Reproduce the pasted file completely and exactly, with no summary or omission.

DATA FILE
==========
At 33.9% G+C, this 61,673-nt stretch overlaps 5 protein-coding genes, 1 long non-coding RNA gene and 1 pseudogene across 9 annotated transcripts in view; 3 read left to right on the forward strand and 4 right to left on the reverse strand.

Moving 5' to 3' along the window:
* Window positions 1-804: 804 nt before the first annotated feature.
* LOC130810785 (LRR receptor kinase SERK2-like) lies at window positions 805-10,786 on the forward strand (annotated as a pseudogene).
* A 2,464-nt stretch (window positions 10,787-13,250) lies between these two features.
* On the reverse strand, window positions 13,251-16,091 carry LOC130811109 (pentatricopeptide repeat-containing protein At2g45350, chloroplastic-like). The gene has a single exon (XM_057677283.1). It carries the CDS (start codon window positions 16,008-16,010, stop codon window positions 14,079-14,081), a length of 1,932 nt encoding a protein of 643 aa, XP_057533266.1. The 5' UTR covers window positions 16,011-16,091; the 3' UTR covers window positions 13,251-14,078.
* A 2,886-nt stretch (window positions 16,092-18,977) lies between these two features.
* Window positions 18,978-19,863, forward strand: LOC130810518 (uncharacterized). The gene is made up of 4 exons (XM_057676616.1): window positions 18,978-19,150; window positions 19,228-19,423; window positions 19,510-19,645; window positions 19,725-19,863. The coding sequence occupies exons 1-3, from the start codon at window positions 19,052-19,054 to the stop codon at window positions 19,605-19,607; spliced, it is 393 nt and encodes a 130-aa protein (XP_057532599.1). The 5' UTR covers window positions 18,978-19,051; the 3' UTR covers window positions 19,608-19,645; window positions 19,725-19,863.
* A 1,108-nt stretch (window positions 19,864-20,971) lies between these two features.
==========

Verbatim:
At 33.9% G+C, this 61,673-nt stretch overlaps 5 protein-coding genes, 1 long non-coding RNA gene and 1 pseudogene across 9 annotated transcripts in view; 3 read left to right on the forward strand and 4 right to left on the reverse strand.

Moving 5' to 3' along the window:
* Window positions 1-804: 804 nt before the first annotated feature.
* LOC130810785 (LRR receptor kinase SERK2-like) lies at window positions 805-10,786 on the forward strand (annotated as a pseudogene).
* A 2,464-nt stretch (window positions 10,787-13,250) lies between these two features.
* On the reverse strand, window positions 13,251-16,091 carry LOC130811109 (pentatricopeptide repeat-containing protein At2g45350, chloroplastic-like). The gene has a single exon (XM_057677283.1). It carries the CDS (start codon window positions 16,008-16,010, stop codon window positions 14,079-14,081), a length of 1,932 nt encoding a protein of 643 aa, XP_057533266.1. The 5' UTR covers window positions 16,011-16,091; the 3' UTR covers window positions 13,251-14,078.
* A 2,886-nt stretch (window positions 16,092-18,977) lies between these two features.
* Window positions 18,978-19,863, forward strand: LOC130810518 (uncharacterized). The gene is made up of 4 exons (XM_057676616.1): window positions 18,978-19,150; window positions 19,228-19,423; window positions 19,510-19,645; window positions 19,725-19,863. The coding sequence occupies exons 1-3, from the start codon at window positions 19,052-19,054 to the stop codon at window positions 19,605-19,607; spliced, it is 393 nt and encodes a 130-aa protein (XP_057532599.1). The 5' UTR covers window positions 18,978-19,051; the 3' UTR covers window positions 19,608-19,645; window positions 19,725-19,863.
* A 1,108-nt stretch (window positions 19,864-20,971) lies between these two features.